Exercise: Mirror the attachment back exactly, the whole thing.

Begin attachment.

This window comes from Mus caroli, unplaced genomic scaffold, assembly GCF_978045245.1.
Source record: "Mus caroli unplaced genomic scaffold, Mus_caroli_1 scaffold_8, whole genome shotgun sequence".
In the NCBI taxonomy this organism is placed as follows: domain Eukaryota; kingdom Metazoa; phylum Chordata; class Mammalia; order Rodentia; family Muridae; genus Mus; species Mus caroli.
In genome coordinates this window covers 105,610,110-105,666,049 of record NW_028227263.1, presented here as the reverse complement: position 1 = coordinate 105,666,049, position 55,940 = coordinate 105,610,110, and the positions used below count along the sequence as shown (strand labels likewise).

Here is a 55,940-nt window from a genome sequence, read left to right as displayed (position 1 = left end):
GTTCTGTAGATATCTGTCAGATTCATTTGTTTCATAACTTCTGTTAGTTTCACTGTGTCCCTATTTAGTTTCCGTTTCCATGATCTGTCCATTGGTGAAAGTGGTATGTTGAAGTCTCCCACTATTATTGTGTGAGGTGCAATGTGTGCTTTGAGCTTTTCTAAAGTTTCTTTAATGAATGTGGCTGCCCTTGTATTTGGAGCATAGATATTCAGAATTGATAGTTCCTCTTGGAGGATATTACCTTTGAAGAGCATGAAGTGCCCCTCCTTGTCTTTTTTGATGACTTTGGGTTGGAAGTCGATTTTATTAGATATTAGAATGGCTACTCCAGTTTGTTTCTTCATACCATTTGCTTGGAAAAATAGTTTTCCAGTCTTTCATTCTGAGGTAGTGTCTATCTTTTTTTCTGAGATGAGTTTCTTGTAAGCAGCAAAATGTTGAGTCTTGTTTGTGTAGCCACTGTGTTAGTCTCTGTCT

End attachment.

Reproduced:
This window comes from Mus caroli, unplaced genomic scaffold, assembly GCF_978045245.1.
Source record: "Mus caroli unplaced genomic scaffold, Mus_caroli_1 scaffold_8, whole genome shotgun sequence".
In the NCBI taxonomy this organism is placed as follows: domain Eukaryota; kingdom Metazoa; phylum Chordata; class Mammalia; order Rodentia; family Muridae; genus Mus; species Mus caroli.
In genome coordinates this window covers 105,610,110-105,666,049 of record NW_028227263.1, presented here as the reverse complement: position 1 = coordinate 105,666,049, position 55,940 = coordinate 105,610,110, and the positions used below count along the sequence as shown (strand labels likewise).

Here is a 55,940-nt window from a genome sequence, read left to right as displayed (position 1 = left end):
GTTCTGTAGATATCTGTCAGATTCATTTGTTTCATAACTTCTGTTAGTTTCACTGTGTCCCTATTTAGTTTCCGTTTCCATGATCTGTCCATTGGTGAAAGTGGTATGTTGAAGTCTCCCACTATTATTGTGTGAGGTGCAATGTGTGCTTTGAGCTTTTCTAAAGTTTCTTTAATGAATGTGGCTGCCCTTGTATTTGGAGCATAGATATTCAGAATTGATAGTTCCTCTTGGAGGATATTACCTTTGAAGAGCATGAAGTGCCCCTCCTTGTCTTTTTTGATGACTTTGGGTTGGAAGTCGATTTTATTAGATATTAGAATGGCTACTCCAGTTTGTTTCTTCATACCATTTGCTTGGAAAAATAGTTTTCCAGTCTTTCATTCTGAGGTAGTGTCTATCTTTTTTTCTGAGATGAGTTTCTTGTAAGCAGCAAAATGTTGAGTCTTGTTTGTGTAGCCACTGTGTTAGTCTCTGTCT